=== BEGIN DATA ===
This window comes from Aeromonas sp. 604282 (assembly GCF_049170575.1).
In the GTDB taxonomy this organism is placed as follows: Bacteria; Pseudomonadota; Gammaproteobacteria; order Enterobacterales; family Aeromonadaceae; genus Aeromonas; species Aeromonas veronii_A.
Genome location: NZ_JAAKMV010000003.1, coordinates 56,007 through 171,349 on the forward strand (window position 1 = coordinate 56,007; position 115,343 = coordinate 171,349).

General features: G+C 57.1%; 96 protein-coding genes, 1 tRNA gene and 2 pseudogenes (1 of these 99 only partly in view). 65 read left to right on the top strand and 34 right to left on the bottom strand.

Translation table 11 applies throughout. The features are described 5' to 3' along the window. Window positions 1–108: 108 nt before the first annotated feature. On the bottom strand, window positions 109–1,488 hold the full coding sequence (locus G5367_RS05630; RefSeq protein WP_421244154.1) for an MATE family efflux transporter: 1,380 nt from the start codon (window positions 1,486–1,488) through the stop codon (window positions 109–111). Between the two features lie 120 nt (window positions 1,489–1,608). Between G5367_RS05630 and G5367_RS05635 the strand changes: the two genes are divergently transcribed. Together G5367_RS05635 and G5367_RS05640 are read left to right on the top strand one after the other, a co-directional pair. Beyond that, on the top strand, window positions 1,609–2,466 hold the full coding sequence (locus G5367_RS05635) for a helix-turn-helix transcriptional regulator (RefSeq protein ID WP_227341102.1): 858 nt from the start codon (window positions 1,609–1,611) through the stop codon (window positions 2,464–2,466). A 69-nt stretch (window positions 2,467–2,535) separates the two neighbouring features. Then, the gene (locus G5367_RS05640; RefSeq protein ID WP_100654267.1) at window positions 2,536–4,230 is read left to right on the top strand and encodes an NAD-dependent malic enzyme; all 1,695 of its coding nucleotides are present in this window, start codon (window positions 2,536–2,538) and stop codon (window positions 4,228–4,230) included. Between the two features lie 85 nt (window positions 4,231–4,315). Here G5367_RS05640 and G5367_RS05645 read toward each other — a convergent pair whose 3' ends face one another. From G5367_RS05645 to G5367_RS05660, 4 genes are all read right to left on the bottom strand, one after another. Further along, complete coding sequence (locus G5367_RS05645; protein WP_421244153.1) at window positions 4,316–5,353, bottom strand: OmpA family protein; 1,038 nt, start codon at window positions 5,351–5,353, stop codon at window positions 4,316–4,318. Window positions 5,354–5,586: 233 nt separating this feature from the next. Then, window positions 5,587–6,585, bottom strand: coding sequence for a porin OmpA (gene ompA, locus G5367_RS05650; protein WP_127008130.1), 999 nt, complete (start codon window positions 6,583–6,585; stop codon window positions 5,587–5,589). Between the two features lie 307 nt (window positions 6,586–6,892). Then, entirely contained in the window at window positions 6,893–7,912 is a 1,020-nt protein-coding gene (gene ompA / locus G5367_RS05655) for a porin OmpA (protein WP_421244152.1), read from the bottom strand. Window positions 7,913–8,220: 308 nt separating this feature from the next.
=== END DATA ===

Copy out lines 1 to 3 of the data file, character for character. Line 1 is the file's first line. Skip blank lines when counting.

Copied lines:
This window comes from Aeromonas sp. 604282 (assembly GCF_049170575.1).
In the GTDB taxonomy this organism is placed as follows: Bacteria; Pseudomonadota; Gammaproteobacteria; order Enterobacterales; family Aeromonadaceae; genus Aeromonas; species Aeromonas veronii_A.
Genome location: NZ_JAAKMV010000003.1, coordinates 56,007 through 171,349 on the forward strand (window position 1 = coordinate 56,007; position 115,343 = coordinate 171,349).